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LINC in the News
Housing crisis requires some creative solutions
The Daily Journal, June 29, 2018
By Charles Stone

For many years in Belmont, we have tried to develop our last meaningful pieces of property owned by the former redevelopment agency. The properties include parcels located at Hill Street and El Camino Real, and the parcel known as Firehouse Square on Fifth and O’Neill avenues and Broadway. In a thrilling turn of events earlier this year, the city entered an exclusive negotiating agreement with LINC Housing for the development of a project including 100 percent affordable homes at the Hill Street and El Camino Real sites. Just last week, we learned of more exciting news. Sares Regis, which has a development agreement for Firehouse Square spanning several years, is working to form a partnership with MidPen Housing to develop a project featuring over 80 percent affordable units. This is a monumental leap forward for the project; previously, the term sheet included only 25 percent affordable units.

These developments represent a significant increase in affordable homes for our community. This is critical as our cities struggled to keep pace with demand for both affordable and market-rate housing for years.

Recently, the San Mateo County Housing Leadership Council — our local housing advocacy nonprofit — released a report reminding us of the severity of our affordability crisis. The report showed between 2010 and 2015, only one new home was built for every 19 jobs created. According to the same report, to purchase the median priced home in San Mateo County, a household would have to make an astounding $382,960 annually. Rentcafe.com, an online listing service, indicates the average two-bedroom apartment rents for nearly $3,500 locally.

This is not sustainable if we are to maintain a functioning local economy and avoid the displacement of more families — a driving force behind traffic congestion as many of these displaced workers continue commuting to Silicon Valley. Smart growth and innovative transportation solutions must be pursued. We must also work with the private sector to assure projects on private land include some affordable housing. Cities like Belmont, San Mateo, Redwood City and others have adopted inclusionary zoning ordinances ensuring affordable housing will be a part of these developments.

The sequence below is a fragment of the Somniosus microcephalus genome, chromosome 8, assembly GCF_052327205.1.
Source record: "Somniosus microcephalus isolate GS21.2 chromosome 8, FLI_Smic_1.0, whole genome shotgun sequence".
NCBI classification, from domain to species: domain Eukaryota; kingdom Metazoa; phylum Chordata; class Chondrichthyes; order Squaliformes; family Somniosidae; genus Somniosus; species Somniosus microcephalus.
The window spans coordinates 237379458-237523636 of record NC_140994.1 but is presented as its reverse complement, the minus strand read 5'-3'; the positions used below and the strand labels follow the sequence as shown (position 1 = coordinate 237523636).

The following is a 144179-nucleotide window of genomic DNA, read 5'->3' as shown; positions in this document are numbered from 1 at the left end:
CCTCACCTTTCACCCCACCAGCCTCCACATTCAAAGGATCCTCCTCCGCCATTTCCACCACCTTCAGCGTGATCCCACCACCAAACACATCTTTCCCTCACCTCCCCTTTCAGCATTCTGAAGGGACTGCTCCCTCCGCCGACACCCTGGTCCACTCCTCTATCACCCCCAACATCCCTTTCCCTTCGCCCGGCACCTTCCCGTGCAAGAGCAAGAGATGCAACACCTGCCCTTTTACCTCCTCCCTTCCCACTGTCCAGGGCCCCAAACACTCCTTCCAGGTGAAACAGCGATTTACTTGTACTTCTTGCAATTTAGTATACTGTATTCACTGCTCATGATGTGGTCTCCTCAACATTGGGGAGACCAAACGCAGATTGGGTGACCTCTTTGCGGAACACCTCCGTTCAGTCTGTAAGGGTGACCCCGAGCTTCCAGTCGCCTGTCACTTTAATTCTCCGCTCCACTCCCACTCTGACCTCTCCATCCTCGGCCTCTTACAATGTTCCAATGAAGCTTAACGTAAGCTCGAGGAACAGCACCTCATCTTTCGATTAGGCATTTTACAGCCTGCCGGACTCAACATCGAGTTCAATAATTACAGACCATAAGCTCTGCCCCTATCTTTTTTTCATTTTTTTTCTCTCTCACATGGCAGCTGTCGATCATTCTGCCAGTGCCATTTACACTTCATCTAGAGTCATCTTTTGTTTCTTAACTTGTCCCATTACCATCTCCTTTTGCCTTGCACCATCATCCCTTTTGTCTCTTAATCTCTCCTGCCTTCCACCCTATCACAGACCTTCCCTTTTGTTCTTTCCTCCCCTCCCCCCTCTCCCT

But local governments — the county, cities, school districts and transit agencies — also need to look to their land as part of the solution, just as we are doing in Belmont. The San Mateo County Community College District led the way locally in this regard. For years, both Cañada College and the College of San Mateo have offered high-quality, affordable homes to their teachers and staff. This helps ensure the district can retain and attract quality employees. As icing on the cake, these developments will eventually provide the district with a small revenue stream.

Last week, we learned the Jefferson Union High School District Board of Trustees — under the excellent leadership of Board President Andy Lie and Vice President Kalimah Saluhuddin — successfully passed the first high school district teacher and staff housing bond. In a few short years, the vision of the board will allow the district to offer something no other high school district in the county can: affordable homes for district teachers and staff. This is a shining example of how government land combined with visionary policymaking can help make inroads in the fight against the housing affordability crisis.

Transit agencies are also embracing this concept. SamTrans land was used for housing with generous affordable housing components in both San Carlos and Daly City. The district continues looking for opportunities to use its land to help build housing. Caltrain has recently moved forward with a transit oriented development policy which will guide the use of its land.

Remaining redevelopment agency land is also a fertile ground for affordable housing. In San Mateo, officials approved a 164-unit Mid-Pen Housing development on former redevelopment land — half of which will be for those earning 60 percent of the area median income and the other half will be for households making 80-120 percent.

In a housing crisis of the magnitude, we must continue to utilize a variety of tools to ensure low- and middle-income earners have an opportunity to live here. One of those tools is the use of public land. I hope we see this trend not only continue — but grow.

Charles Stone serves is a current Belmont councilmember and former Mayor, the Chair of the San Mateo County Transit District, and also serves on the Caltrain Joint Powers Board. The views and opinions expressed herein are his own.

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